Author: Wendy Higgins
Genre: fantasy, paranormal, romance, thriller
Publisher: Harper Teen
Rating: 3/5 Stars
"What if there were teens whose lives depended on being bad influences? This is the reality for sons and daughters of fallen angels in Sweet Evil.
Tenderhearted Southern girl, Anna Whitt, was born with the sixth sense to see and feel emotions of other people. She’s aware of a struggle within herself, an inexplicable pull toward danger, but it isn’t until she turns sixteen and meets the alluring Kaidan Rowe that she discovers her terrifying heritage, and her will-power is put to the test. He’s the boy your daddy warned you about. If only someone had warned Anna. Forced to face her destiny, will Anna embrace her halo or her horns?"
I'm really torn about this one. I have been anticipating this book for awhile now and I think I worked myself into such excitement that it was easy to be let down, and for the same reason I continually tried to push my way through the not-so-great parts hoping that my premature fan-girling would be justified. I have seen so many reviewers raving about this book like it's the second coming of the Twilight phenomenon and certainly they are more than entitled to their opinions (that is what we bloggers do right?) but I just didn't get that thrill. Sweet Evil is not by any means a bad read, but it also is not the amazing story I expected it to be. I went into it expecting steamy romance, thrilling action and a gripping, unique plot. I got about half of those things which isn't too bad, but after being so excited to read it, it fell short.
As always let's start with the good (including that absolutely gorgeous cover). Steam. The steaminess of this book cannot be denied. There were certainly times when I felt like I needed to open a window and just cool off for a second. In fact, parts of the book, felt more adult than young adult. This is probably because the main heartthrob of the story, Kaidan Rowe, is the son of the Duke of Lust. He definitely takes after his father. He, naturally, falls for sweet little Anna who never swears, or lies, or drinks and certainly does not do anything Kaidan might have in mind. When the two of them have to travel cross-country alone things really heat up. One of the most redeeming things about the book is the way that Anna and Kaidan change each other throughout the story. Anna lets down her guard a little when she's with Kaidan and he, in turn, allows her to see glimpses of his vulnerability. They really start to love each other, in large part because of Kaidan's damage from never truly having love in his life. One of the sweetest lines in the book comes from Anna's inner dialogue after discussing Kaidan's loveless upbringing:
"I tried to imagine young, inquisitive Kaidan looking up at the demon in his life, desperate for his attention. I wished I could hold that little boy." - Ch. 14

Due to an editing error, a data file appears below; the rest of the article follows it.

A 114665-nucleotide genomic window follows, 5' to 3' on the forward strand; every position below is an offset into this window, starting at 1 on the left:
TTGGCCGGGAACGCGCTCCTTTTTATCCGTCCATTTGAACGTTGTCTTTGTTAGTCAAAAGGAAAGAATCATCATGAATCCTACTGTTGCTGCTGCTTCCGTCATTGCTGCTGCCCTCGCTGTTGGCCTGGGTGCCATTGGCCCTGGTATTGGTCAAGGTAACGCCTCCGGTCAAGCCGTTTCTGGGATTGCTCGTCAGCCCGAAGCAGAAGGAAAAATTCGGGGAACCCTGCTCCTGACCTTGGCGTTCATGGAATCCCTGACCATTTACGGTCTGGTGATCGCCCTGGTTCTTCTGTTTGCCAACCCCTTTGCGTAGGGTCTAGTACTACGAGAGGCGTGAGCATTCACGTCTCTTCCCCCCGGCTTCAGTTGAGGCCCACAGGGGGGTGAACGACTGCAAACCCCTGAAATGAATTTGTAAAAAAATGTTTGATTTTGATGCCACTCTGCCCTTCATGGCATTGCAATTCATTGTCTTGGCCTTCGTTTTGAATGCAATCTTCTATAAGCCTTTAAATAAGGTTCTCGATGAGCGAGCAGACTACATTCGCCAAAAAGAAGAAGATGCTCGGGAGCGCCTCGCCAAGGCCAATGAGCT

The love between the two of them is what we all like to see in books, raw and real and deep. Another part of the book that I enjoyed was the mythology. Higgins does a great job of setting up the mythology behind the angels and the demons and their children. She also does not have any qualms with being very brutal about the way the demons behave. There are parts of this book that are very hard to get through because they are violent and heart wrenching, which I think is important when we are talking about evil. She really drives the point home.
That's where the love sort of stopped for me. As far as uniqueness goes, I can't really say the plot was all that different from most paranormal romances. Good girl meets bad guy. Girl tries to change guy. Bad guy is still bad, but broken underneath. Girl finds out she has flaws too. They can't be together but probably will, maybe, at some point. It's fun and everything, but I was hoping for more of a different vibe with this one. The only real difference I can see is that Kaidan isn't really the hero type. He has a tendency to stand around and be freaked out when Anna is in mortal peril instead of actually jumping in and doing something about it. And then there's Anna. Don't get me wrong, I liked Anna, but I didn't love her. She seemed weak and scared all the time and she cries almost constantly. I'm a big crier, but Anna put me to shame. I kept wanting to shake her and say "Snap out of it! You have important things to be concentrating on!" Next, there's the resolution problem. I didn't feel like this book had much of a resolution. It is going to be part of a series so obviously they can't explain everything in the first book, but after I finished it I kind of felt jipped. It felt like the entire book was just a prelude to the next one. Finally, I felt like there was a lot of finger wagging going on. I realize it's a book about angels and demons, but I just felt preached to much of the time. It seemed a little judge-y.
Basically, this book was entertaining. And it did keep me reading. Unfortunately I didn't feel like there was a great pay off. I would still recommend this book if you want something to keep you engaged for a few days and I will be reading the next one because I need to know what happens. I just hope that the rest of the series is a little meatier.